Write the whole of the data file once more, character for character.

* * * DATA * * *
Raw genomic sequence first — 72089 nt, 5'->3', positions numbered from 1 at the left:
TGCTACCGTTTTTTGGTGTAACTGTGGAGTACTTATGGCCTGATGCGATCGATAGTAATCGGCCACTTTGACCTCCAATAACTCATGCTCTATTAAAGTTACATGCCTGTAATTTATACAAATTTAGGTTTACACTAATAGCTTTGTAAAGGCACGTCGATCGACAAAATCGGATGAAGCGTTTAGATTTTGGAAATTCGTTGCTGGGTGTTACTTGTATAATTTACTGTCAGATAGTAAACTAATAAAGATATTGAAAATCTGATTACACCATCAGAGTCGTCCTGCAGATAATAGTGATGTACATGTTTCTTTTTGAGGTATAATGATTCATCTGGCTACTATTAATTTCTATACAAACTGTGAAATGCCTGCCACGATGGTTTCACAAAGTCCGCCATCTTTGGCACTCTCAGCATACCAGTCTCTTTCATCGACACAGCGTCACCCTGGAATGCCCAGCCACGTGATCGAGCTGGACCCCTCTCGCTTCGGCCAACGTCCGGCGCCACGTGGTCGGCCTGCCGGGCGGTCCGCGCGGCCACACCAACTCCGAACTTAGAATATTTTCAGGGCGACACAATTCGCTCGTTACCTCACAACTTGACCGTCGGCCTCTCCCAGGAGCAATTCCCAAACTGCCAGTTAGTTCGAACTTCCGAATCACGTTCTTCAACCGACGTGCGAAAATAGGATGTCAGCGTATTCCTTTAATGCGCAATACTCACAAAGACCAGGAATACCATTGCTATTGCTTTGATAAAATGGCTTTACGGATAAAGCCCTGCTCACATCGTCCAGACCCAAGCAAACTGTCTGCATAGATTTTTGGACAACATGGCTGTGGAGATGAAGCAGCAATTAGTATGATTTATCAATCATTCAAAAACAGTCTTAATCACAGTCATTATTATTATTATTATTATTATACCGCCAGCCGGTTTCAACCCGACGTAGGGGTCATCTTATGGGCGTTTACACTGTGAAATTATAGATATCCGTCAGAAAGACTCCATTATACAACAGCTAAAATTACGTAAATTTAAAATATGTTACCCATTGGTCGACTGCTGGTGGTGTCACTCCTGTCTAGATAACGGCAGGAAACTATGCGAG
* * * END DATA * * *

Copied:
Raw genomic sequence first — 72089 nt, 5'->3', positions numbered from 1 at the left:
TGCTACCGTTTTTTGGTGTAACTGTGGAGTACTTATGGCCTGATGCGATCGATAGTAATCGGCCACTTTGACCTCCAATAACTCATGCTCTATTAAAGTTACATGCCTGTAATTTATACAAATTTAGGTTTACACTAATAGCTTTGTAAAGGCACGTCGATCGACAAAATCGGATGAAGCGTTTAGATTTTGGAAATTCGTTGCTGGGTGTTACTTGTATAATTTACTGTCAGATAGTAAACTAATAAAGATATTGAAAATCTGATTACACCATCAGAGTCGTCCTGCAGATAATAGTGATGTACATGTTTCTTTTTGAGGTATAATGATTCATCTGGCTACTATTAATTTCTATACAAACTGTGAAATGCCTGCCACGATGGTTTCACAAAGTCCGCCATCTTTGGCACTCTCAGCATACCAGTCTCTTTCATCGACACAGCGTCACCCTGGAATGCCCAGCCACGTGATCGAGCTGGACCCCTCTCGCTTCGGCCAACGTCCGGCGCCACGTGGTCGGCCTGCCGGGCGGTCCGCGCGGCCACACCAACTCCGAACTTAGAATATTTTCAGGGCGACACAATTCGCTCGTTACCTCACAACTTGACCGTCGGCCTCTCCCAGGAGCAATTCCCAAACTGCCAGTTAGTTCGAACTTCCGAATCACGTTCTTCAACCGACGTGCGAAAATAGGATGTCAGCGTATTCCTTTAATGCGCAATACTCACAAAGACCAGGAATACCATTGCTATTGCTTTGATAAAATGGCTTTACGGATAAAGCCCTGCTCACATCGTCCAGACCCAAGCAAACTGTCTGCATAGATTTTTGGACAACATGGCTGTGGAGATGAAGCAGCAATTAGTATGATTTATCAATCATTCAAAAACAGTCTTAATCACAGTCATTATTATTATTATTATTATTATACCGCCAGCCGGTTTCAACCCGACGTAGGGGTCATCTTATGGGCGTTTACACTGTGAAATTATAGATATCCGTCAGAAAGACTCCATTATACAACAGCTAAAATTACGTAAATTTAAAATATGTTACCCATTGGTCGACTGCTGGTGGTGTCACTCCTGTCTAGATAACGGCAGGAAACTATGCGAG